He encouraged creativity and “new ideas,” as if he wanted to wipe the slate clean of the recent past. Was that just a question of politics or was it personal taste?
He wanted to leave a mark on his century, to restore the grandeur of France to what it was in the golden age of Louis XIV. He rejected the 18th century, the effeteness, the mythological scenes. He oriented the production of art to his time, to modernity. He bought neoclassical paintings at the Salon, but what interested him was art that depicted current events, his compassion in battle, his dislike of war, the idea that others forced him into it, and all of them were executioners! Painting was also a propaganda tool for him.

Where did his interest in the decorative arts, furniture, tapestry and silverware come from?
They amused him, and they were easier to understand and control. His interest in workshops was also political and economic. Economic activity and competition with other nations, especially England, had to be developed to deal with the blockade. But he did have a genuine passion for Sèvres porcelain and Lyon silk and took an interest in their technical innovation.

He also encouraged serial production and consistent styles to the point of a kind of standardization.
He did that for several reasons. First, he wanted to support the people of the Faubourg Saint-Antoine by giving them work. Second, he was a deeply loyal man. He chose furniture maker François-Honoré-Georges Jacob-Desmalter (1770-1841) and, later, Pierre-Benoît Marcion, keeping him until the end. Lastly, he had the same items reproduced for each palace. He preferred mahogany with a bit of gilded bronze: that was the Directory style. After the blockade, Josephine introduced him to French woods such as gnarled elm, which were lighter in color. He also leaned towards simplicity, leaving fantasy to the Empress. He disdained the Tuileries and preferred working at the Élysée Palace, where he kept some of his sister's furniture—and replaced the orange fabric with mauve!

Jacques Louis David (1748-1825), Napoléon dans son cabinet de travail aux Tuileries (Napoleon in His Study at the Tuileries Palace), 1812,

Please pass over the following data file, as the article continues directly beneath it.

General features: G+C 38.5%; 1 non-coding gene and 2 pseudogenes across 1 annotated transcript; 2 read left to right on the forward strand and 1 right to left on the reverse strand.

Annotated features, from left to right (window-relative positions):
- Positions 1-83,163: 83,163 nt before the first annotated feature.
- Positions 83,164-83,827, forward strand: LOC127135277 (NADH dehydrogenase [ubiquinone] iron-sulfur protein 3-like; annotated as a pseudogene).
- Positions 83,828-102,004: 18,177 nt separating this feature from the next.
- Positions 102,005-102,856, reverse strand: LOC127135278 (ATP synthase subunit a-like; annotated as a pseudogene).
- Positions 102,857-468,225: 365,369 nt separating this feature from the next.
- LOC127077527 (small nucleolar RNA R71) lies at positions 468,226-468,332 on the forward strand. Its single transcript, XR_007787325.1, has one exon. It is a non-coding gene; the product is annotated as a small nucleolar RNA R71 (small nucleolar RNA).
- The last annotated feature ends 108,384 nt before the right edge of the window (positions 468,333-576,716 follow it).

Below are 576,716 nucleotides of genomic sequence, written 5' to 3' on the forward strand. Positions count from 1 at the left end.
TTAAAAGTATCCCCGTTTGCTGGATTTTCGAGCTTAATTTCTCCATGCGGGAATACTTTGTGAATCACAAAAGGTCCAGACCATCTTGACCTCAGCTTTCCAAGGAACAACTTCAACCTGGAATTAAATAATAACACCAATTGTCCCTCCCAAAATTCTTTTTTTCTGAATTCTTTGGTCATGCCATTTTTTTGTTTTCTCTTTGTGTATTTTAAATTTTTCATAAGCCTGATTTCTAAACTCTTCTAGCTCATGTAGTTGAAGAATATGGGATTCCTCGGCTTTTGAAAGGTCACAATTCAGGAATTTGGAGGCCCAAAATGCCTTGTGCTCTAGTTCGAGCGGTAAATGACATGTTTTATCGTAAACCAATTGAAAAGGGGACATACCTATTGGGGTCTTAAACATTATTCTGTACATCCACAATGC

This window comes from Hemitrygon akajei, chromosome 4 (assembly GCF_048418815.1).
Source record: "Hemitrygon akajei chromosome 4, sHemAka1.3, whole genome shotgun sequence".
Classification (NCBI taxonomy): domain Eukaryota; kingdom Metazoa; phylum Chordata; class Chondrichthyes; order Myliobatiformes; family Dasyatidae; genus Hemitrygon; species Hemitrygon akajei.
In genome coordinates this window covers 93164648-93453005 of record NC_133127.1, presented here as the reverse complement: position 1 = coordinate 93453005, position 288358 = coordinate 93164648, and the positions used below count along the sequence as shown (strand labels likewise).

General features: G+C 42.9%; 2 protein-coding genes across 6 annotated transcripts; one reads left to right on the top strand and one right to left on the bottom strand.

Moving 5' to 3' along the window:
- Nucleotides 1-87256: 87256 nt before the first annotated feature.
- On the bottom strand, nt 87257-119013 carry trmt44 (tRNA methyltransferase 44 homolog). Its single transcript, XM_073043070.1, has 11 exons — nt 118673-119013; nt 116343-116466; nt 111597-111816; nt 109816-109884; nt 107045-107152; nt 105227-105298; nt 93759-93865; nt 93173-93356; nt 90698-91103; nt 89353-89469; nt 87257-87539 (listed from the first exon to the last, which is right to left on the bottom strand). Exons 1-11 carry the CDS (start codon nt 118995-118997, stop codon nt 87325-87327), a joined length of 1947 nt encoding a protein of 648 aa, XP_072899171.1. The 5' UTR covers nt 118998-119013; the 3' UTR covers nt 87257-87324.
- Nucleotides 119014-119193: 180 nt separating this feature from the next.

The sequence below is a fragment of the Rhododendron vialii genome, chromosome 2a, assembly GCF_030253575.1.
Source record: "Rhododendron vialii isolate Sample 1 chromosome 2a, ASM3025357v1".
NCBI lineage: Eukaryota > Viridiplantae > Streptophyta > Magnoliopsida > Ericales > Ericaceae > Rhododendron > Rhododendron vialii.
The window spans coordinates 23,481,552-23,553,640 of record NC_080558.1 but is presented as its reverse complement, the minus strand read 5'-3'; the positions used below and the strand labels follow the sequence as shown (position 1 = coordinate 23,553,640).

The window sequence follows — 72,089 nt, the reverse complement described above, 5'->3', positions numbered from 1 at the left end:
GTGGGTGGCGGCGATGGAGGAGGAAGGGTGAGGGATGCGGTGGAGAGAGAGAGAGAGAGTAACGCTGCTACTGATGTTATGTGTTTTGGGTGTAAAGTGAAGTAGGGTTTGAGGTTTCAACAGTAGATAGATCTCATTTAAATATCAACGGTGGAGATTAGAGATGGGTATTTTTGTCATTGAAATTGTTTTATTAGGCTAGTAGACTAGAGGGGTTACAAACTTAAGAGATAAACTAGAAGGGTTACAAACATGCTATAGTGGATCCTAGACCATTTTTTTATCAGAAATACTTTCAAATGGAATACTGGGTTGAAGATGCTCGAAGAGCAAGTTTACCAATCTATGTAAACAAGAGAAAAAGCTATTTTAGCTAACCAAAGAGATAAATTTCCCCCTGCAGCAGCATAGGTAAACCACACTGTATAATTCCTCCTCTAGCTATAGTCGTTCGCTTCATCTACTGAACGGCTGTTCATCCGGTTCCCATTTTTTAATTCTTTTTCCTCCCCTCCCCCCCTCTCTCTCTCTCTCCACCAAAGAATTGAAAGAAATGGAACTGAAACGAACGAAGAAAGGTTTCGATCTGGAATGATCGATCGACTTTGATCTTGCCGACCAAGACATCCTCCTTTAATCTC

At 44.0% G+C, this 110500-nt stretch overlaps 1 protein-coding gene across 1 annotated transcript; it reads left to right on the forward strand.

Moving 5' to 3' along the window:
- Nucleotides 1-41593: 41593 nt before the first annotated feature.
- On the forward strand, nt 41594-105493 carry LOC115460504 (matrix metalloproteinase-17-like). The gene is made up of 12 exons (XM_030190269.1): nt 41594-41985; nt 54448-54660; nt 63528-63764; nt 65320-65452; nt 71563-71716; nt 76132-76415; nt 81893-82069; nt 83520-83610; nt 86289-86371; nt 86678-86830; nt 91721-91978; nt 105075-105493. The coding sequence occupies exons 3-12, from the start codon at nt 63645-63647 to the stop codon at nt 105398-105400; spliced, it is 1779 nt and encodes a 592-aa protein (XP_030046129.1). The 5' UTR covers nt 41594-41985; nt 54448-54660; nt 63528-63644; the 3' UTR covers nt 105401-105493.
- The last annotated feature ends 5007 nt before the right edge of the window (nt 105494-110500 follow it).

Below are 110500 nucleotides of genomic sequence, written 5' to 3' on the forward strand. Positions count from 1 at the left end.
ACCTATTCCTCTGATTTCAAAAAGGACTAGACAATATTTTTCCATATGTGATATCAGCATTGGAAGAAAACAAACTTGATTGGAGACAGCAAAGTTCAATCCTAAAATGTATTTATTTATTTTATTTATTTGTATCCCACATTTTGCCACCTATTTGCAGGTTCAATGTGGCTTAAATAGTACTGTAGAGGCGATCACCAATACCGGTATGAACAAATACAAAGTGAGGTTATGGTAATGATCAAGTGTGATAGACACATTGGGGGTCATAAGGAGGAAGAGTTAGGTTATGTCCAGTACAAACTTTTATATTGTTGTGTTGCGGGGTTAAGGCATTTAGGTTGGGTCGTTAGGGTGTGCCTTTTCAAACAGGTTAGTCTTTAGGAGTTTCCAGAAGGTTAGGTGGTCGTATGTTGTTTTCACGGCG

Jacques Louis David (1748-1825), Napoléon dans son cabinet de travail aux Tuileries (Napoleon in His Study at the Tuileries Palace), 1812, oil on canvas, 204 x 125 cm/80.32 x 80.32 in. Washington, National Gallery of Art, Samuel H. Kress Collection

Why were the artists he commissioned—Jacob-Desmalter, Biennais, Thomire, etc.—so few in number?
He was a very loyal man, to David, Canova, Denon, Fontaine, etc. When he gave his trust, it was unwavering, unless he felt disappointed or betrayed. David and Gros were the first artists he knew and liked: they were revolutionaries shaped by the same epoch. Their relationship necessarily evolved from camaraderie to a more formal rapport during the Empire, when they stopped using the informal ‘tu” with each other.

Was Napoleon’s mark on architecture less important?
He aimed to be a great builder, with an ambitious vision and big plans for Paris. He was passionate about innovation, technology and metalworking. The architecture of the rue de Rivoli, in Paris, was his idea. He had the Pont des Arts, the Iéna and Austerlitz Bridges, fountains and covered markets built. But many of his projects remained unfinished until long after the Empire. Some were never even started, like the Palace of the King of Rome at Chaillot. His model was clearly classical antiquity. He wanted the Madeleine to resemble the Parthenon.

Where can the best of his taste be found?
The Trianon, no doubt. Unlike Malmaison, Josephine’s domain, the Grand Trianon was decorated according to his wishes. He chose the furniture, colors, paintings and all the decorative items. There were no religious paintings because he loathed them, and no contemporary landscapes. There were some 17th-century French paintings, comfort and pomp.

Lastly, was Napoleon a man of taste?
He created a taste, a style, more for France than for himself: the Empire style was all his own. It ushered in Romanticism, which blossomed after him.

Philippe Costamagna, Les Goûts de Napoléon (Napoleon’s Tastes), Grasset,
304 pages, €20.90